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Promotion and Firing Policy. MBE B4; Kieran Nellist Alexey Trush Karthik Kuppuswamy Kalin Pipatanantakurn Panji Sukma Majid Zabihi. Todays Agenda. Introduction Promoting and Hiring Policy GE Case & policy Deming ’ System of Profound knowledge Impact of Behaviours

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promotion and firing policy

Promotion and Firing Policy


Kieran Nellist Alexey Trush


Panji SukmaMajidZabihi

todays agenda
Todays Agenda
  • Introduction
  • Promoting and Hiring Policy
  • GE Case & policy
  • Deming’ System of Profound knowledge
  • Impact of Behaviours
  • Conclusion
  • Promoting and Firing policy is the part of Performance Appraisal
  • According to Jack Welch:

“A company that bets its future on its people must remove the lower 10%...and keep removing it every year.”

general electric case
General Electric Case
  • His policy was that for every 10 people in an organization 2 should be promoted, 7 should stay where they are, and 1 should be sacked on an annual basis.
  • “The top 20% and middle 70% are not permanent labels. People move between them all the time. However, the bottom 10%, in our experience, tend to remain there“ See Appendix 1

GE Annual Report 2010

deming s sopk
Deming’s SoPK
  • Appreciation of the system
  • Knowledge about variation
  • Theory of Knowledge
  • Knowledge of Psychology
appreciation of the system
Appreciation of the system
  • The cause of variation could be a part of the individual performance or the system as a whole. Identification of this requires systemic knowledge in order to understand the root cause.

Deming, W. E. (1986). Out of the crisis

knowledge about variation
Knowledge about Variation


Promotion and firing can be seen as a method of removing special cause variation in employee performance.


knowledge about variation1
Knowledge about Variation


The promoted employees moving to the next level of the hierarchy where the performance level expected to be higher (UCL2).



knowledge about variation2
Knowledge about Variation

But how do we know that the performance of this 10% is inside or outside the control limits?

Requirement of dismissing an employee when no “low performance” exists is subjective to bias.



theory of knowledge
Theory of Knowledge

Knowledge is accumulated in the organisation through the identification and resolution of root causes of low performance.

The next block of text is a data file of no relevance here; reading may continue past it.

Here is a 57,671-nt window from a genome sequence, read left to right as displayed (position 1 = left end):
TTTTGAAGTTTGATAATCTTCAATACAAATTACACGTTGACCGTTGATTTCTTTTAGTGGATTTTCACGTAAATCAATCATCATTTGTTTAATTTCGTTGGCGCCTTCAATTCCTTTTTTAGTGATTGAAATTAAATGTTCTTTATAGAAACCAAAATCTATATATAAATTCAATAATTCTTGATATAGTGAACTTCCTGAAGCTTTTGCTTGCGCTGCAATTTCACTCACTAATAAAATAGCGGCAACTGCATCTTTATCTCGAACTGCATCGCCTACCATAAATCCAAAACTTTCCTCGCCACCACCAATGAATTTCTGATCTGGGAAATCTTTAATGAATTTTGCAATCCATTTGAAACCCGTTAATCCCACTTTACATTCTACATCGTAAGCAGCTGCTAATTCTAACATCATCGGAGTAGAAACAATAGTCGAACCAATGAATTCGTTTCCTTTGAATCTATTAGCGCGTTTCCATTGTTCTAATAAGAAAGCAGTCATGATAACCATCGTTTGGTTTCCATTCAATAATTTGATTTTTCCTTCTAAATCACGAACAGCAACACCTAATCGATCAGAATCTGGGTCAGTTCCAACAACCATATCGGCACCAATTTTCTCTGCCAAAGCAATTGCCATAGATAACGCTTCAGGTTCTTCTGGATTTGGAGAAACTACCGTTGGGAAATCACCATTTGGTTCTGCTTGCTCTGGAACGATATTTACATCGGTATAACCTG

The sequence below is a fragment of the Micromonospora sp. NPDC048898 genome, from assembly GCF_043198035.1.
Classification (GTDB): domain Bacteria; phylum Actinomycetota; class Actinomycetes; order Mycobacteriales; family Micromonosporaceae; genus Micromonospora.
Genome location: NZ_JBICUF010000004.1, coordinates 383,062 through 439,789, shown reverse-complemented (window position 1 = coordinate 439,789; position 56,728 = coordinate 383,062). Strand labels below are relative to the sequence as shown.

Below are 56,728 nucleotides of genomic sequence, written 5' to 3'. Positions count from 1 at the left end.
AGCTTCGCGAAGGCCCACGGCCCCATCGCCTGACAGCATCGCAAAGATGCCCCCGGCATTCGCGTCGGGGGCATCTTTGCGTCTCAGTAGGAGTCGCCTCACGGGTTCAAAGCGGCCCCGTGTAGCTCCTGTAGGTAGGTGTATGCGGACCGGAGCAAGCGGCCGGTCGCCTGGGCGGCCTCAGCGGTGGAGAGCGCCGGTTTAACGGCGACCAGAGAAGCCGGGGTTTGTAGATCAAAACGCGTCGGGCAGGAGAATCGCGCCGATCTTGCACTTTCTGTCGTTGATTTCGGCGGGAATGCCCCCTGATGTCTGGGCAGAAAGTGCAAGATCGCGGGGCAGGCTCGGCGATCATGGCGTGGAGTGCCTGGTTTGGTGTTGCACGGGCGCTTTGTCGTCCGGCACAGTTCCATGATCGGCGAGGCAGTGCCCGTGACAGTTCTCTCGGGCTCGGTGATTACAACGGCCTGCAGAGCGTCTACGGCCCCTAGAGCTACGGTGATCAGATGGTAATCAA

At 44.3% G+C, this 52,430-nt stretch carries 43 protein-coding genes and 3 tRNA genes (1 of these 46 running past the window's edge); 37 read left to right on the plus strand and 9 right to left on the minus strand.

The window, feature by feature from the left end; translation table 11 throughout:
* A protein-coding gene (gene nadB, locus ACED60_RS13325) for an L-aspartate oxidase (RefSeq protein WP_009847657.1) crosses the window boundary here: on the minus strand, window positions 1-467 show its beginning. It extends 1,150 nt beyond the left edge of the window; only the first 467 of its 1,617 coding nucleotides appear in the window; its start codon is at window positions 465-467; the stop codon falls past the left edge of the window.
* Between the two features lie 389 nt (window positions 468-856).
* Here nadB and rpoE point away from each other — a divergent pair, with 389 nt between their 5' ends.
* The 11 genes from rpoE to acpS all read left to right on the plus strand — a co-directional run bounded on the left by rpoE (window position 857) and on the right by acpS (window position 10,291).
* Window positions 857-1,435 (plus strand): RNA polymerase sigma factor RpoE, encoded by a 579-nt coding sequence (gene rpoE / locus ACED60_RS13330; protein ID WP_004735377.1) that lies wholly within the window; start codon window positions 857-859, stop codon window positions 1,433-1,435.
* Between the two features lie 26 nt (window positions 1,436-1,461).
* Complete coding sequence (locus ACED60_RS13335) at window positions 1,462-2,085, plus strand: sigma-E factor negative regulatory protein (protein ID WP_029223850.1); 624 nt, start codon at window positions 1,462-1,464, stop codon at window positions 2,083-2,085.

• The dismissal of these individual prevents knowledge accumulation.
  • Firing bottom 10th percentile of performers wastes investment into training.

Improving performance through continued training gives a better return on human capital investment and knowledge accumulation.

  • This approach make threats, which leads to fear and resentment towards policy makers (1)
  • The employees focusing not on what they are doing but the consequences of the individual failure, rather than pursuing the goal of the company or a team
  • Subjective judgment on individual performance
  • Employees will become demotivated and demoralized

1) Kohn, A. (1993). Punished by rewards p.172

resulting effects on behavior
Resulting Effects on Behavior
  • This approach creates a damaging competitiveness within the working environment
  • “Game play” situations arise
  • Target oriented performance is promoted.
  • Employee loyalty towards the organisation is broken.
  • Breakdown of management employee relations.

While some aspects of the approach may be considered to be inline with the system of profound knowledge, we believe that overall this approach does not fit the system of profound knowledge.

The failure of this approach to take a holistic view of the organisation when employee performance is considered in relation to the promotion and firing policy means that this method does not have valid reasoning behind its implementation.


Deming, W.E (1986) Out of The Crisis, MIT Center for Advanced Engineering Study, Boston, MA

Kohn, A. (1993). Punished by rewards. Boston: Houghton Mifflin.

ge annual report 2010
GE Annual Report 2010
  • The top 20% must be loved, nurtured and rewarded in the soul and wallet because they are the ones who make magic happen. Losing one of these people must be held up as a leadership sin—a real failing.
  • The top 20% and middle 70% are not permanent labels. People move between them all the time. However, the bottom 10%, in our experience, tend to remain there. A Company that bets its future on its people must remove that lower 10%, and keep removing it every year—always raising the bar of performance and increasing the quality of its leadership.
  • Not removing that bottom 10% early in their careers is not only a management failure, but false kindness as well—a form of cruelty—because inevitably a new leader will come into a business and take out that bottom 10% right away, leaving them—sometimes midway through a career—stranded and having to start over somewhere else. Removing marginal performers early in their careers is doing the right thing for them; leaving them in place to settle into a career that will inevitably be terminated is not. GE leaders must not only understand the necessity to encourage, inspire and reward that top 20%, and be sure that the high-performance 70% is always energized to improve and move upward; they must develop the determination to change out, always humanely, that bottom 10%, and do it every year. That is how real meritocracies are created and thrive.